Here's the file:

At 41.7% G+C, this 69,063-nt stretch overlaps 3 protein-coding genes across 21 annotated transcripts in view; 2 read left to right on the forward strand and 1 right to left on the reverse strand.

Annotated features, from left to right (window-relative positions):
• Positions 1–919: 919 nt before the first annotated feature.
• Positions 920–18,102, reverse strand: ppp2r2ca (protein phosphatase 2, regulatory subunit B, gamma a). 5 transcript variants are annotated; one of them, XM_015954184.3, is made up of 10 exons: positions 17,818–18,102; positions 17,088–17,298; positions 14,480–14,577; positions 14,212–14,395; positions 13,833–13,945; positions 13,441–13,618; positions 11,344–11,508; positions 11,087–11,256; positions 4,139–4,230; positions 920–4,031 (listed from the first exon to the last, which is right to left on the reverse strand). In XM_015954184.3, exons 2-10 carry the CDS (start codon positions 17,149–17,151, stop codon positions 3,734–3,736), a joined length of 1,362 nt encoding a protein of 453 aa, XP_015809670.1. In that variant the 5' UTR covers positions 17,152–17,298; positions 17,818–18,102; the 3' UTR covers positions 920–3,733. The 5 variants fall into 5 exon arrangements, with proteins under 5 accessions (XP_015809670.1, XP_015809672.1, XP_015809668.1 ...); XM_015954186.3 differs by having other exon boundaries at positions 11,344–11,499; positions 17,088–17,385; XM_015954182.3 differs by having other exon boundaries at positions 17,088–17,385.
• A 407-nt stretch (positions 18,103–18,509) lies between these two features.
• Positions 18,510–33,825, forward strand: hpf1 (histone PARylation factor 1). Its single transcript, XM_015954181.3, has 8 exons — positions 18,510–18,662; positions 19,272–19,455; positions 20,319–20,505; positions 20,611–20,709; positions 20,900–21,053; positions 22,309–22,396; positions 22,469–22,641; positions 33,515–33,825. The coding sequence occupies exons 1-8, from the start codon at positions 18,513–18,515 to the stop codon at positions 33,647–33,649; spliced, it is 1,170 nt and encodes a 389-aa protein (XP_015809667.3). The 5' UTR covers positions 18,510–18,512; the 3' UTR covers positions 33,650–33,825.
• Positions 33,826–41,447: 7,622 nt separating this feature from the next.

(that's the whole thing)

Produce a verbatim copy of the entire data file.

At 41.7% G+C, this 69,063-nt stretch overlaps 3 protein-coding genes across 21 annotated transcripts in view; 2 read left to right on the forward strand and 1 right to left on the reverse strand.

Annotated features, from left to right (window-relative positions):
• Positions 1–919: 919 nt before the first annotated feature.
• Positions 920–18,102, reverse strand: ppp2r2ca (protein phosphatase 2, regulatory subunit B, gamma a). 5 transcript variants are annotated; one of them, XM_015954184.3, is made up of 10 exons: positions 17,818–18,102; positions 17,088–17,298; positions 14,480–14,577; positions 14,212–14,395; positions 13,833–13,945; positions 13,441–13,618; positions 11,344–11,508; positions 11,087–11,256; positions 4,139–4,230; positions 920–4,031 (listed from the first exon to the last, which is right to left on the reverse strand). In XM_015954184.3, exons 2-10 carry the CDS (start codon positions 17,149–17,151, stop codon positions 3,734–3,736), a joined length of 1,362 nt encoding a protein of 453 aa, XP_015809670.1. In that variant the 5' UTR covers positions 17,152–17,298; positions 17,818–18,102; the 3' UTR covers positions 920–3,733. The 5 variants fall into 5 exon arrangements, with proteins under 5 accessions (XP_015809670.1, XP_015809672.1, XP_015809668.1 ...); XM_015954186.3 differs by having other exon boundaries at positions 11,344–11,499; positions 17,088–17,385; XM_015954182.3 differs by having other exon boundaries at positions 17,088–17,385.
• A 407-nt stretch (positions 18,103–18,509) lies between these two features.
• Positions 18,510–33,825, forward strand: hpf1 (histone PARylation factor 1). Its single transcript, XM_015954181.3, has 8 exons — positions 18,510–18,662; positions 19,272–19,455; positions 20,319–20,505; positions 20,611–20,709; positions 20,900–21,053; positions 22,309–22,396; positions 22,469–22,641; positions 33,515–33,825. The coding sequence occupies exons 1-8, from the start codon at positions 18,513–18,515 to the stop codon at positions 33,647–33,649; spliced, it is 1,170 nt and encodes a 389-aa protein (XP_015809667.3). The 5' UTR covers positions 18,510–18,512; the 3' UTR covers positions 33,650–33,825.
• Positions 33,826–41,447: 7,622 nt separating this feature from the next.